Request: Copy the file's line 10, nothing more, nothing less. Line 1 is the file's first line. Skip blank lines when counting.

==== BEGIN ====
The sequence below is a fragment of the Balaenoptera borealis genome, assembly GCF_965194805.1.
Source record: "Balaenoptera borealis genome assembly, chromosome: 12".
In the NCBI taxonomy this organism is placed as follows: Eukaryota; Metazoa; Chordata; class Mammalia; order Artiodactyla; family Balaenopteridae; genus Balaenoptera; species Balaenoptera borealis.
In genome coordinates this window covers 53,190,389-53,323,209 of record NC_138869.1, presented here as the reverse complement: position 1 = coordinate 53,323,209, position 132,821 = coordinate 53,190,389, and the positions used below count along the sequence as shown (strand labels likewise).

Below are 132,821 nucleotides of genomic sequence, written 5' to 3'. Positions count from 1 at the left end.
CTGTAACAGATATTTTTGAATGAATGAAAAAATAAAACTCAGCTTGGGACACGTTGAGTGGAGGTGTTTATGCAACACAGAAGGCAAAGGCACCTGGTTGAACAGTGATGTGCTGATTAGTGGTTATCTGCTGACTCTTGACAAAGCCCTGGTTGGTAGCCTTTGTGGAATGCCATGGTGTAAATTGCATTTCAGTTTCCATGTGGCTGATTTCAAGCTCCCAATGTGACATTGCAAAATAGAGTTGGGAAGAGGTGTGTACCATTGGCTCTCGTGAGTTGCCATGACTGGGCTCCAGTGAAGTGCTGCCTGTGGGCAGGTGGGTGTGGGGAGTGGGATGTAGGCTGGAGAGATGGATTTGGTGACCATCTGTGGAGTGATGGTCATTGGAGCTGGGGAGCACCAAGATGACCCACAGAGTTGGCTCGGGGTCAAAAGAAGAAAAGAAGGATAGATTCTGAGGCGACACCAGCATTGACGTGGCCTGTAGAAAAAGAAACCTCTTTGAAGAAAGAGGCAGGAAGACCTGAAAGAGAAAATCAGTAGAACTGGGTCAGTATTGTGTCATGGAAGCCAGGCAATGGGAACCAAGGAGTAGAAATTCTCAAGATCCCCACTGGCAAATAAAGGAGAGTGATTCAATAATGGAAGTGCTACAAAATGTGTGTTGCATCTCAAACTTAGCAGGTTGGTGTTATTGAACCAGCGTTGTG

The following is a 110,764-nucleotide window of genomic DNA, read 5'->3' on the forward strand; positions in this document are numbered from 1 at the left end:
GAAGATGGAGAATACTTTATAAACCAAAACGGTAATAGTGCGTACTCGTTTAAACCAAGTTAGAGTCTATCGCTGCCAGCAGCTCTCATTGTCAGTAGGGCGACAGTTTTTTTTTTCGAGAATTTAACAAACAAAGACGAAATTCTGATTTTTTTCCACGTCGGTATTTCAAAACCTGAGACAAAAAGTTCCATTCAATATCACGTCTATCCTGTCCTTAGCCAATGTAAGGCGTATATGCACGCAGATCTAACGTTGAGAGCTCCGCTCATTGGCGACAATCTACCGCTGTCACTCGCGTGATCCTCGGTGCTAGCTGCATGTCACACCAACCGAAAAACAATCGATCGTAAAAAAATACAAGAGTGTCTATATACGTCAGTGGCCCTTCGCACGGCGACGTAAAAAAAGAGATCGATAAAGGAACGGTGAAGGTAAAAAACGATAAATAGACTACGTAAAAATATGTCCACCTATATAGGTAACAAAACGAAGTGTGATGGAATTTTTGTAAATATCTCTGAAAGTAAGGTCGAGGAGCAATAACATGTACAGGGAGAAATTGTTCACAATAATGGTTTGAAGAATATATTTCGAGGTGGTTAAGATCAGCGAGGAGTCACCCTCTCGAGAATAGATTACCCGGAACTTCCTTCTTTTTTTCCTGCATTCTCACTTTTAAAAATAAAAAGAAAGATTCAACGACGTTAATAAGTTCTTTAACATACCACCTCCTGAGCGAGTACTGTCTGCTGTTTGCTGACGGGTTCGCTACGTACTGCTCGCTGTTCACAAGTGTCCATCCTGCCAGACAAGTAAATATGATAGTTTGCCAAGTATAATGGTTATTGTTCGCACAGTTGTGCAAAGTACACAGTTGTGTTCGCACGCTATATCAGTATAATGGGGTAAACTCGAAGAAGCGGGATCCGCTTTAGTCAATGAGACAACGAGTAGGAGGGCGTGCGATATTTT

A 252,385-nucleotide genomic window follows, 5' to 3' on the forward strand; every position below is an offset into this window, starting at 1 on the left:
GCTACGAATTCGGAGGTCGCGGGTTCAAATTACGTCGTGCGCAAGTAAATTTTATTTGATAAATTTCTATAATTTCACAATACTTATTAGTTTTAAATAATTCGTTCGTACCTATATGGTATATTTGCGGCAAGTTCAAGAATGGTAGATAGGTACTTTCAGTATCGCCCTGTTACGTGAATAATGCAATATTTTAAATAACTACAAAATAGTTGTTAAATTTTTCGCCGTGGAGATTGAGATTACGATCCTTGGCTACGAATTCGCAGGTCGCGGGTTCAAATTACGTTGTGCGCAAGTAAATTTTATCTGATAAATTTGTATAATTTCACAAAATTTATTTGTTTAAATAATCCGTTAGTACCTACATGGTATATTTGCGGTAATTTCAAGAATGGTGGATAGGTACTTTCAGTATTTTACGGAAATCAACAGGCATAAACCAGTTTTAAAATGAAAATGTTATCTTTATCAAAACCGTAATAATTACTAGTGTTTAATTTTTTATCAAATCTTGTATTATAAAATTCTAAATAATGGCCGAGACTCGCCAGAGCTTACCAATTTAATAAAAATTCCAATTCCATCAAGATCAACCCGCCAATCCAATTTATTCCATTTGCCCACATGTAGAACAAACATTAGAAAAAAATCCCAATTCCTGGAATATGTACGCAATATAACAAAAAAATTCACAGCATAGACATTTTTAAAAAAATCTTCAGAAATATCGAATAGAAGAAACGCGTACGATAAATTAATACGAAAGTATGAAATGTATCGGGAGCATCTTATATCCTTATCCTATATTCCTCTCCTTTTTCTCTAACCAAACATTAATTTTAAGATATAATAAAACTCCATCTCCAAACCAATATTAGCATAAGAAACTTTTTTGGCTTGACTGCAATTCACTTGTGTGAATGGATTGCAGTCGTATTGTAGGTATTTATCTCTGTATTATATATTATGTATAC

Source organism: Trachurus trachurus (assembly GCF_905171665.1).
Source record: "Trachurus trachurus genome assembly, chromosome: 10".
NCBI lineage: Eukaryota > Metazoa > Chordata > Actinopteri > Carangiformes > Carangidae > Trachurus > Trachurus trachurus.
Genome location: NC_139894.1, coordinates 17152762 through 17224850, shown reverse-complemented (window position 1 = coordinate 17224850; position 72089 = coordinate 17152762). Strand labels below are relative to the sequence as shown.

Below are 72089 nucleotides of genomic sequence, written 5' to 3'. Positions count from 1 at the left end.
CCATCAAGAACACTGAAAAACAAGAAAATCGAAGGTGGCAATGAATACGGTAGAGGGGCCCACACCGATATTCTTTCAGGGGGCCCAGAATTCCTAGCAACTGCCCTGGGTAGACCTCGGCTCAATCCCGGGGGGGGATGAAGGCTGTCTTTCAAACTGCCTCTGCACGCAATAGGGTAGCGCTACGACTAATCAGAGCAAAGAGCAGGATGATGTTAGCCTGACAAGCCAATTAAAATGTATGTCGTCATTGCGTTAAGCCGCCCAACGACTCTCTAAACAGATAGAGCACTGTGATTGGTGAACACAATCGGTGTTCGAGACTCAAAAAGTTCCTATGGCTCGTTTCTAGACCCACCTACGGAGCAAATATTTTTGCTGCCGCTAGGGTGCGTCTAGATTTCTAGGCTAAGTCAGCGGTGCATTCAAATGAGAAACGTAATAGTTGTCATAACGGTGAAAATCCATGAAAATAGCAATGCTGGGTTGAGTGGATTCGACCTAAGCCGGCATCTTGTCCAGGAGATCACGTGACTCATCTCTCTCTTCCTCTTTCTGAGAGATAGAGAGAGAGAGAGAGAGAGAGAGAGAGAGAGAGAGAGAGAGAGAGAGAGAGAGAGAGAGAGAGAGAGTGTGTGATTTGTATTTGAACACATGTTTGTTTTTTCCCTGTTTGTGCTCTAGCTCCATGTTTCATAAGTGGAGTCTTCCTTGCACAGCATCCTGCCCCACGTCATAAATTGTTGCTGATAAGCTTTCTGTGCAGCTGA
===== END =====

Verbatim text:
GCTACGAATTCGGAGGTCGCGGGTTCAAATTACGTCGTGCGCAAGTAAATTTTATTTGATAAATTTCTATAATTTCACAATACTTATTAGTTTTAAATAATTCGTTCGTACCTATATGGTATATTTGCGGCAAGTTCAAGAATGGTAGATAGGTACTTTCAGTATCGCCCTGTTACGTGAATAATGCAATATTTTAAATAACTACAAAATAGTTGTTAAATTTTTCGCCGTGGAGATTGAGATTACGATCCTTGGCTACGAATTCGCAGGTCGCGGGTTCAAATTACGTTGTGCGCAAGTAAATTTTATCTGATAAATTTGTATAATTTCACAAAATTTATTTGTTTAAATAATCCGTTAGTACCTACATGGTATATTTGCGGTAATTTCAAGAATGGTGGATAGGTACTTTCAGTATTTTACGGAAATCAACAGGCATAAACCAGTTTTAAAATGAAAATGTTATCTTTATCAAAACCGTAATAATTACTAGTGTTTAATTTTTTATCAAATCTTGTATTATAAAATTCTAAATAATGGCCGAGACTCGCCAGAGCTTACCAATTTAATAAAAATTCCAATTCCATCAAGATCAACCCGCCAATCCAATTTATTCCATTTGCCCACATGTAGAACAAACATTAGAAAAAAATCCCAATTCCTGGAATATGTACGCAATATAACAAAAAAATTCACAGCATAGACATTTTTAAAAAAATCTTCAGAAATATCGAATAGAAGAAACGCGTACGATAAATTAATACGAAAGTATGAAATGTATCGGGAGCATCTTATATCCTTATCCTATATTCCTCTCCTTTTTCTCTAACCAAACATTAATTTTAAGATATAATAAAACTCCATCTCCAAACCAATATTAGCATAAGAAACTTTTTTGGCTTGACTGCAATTCACTTGTGTGAATGGATTGCAGTCGTATTGTAGGTATTTATCTCTGTATTATATATTATGTATAC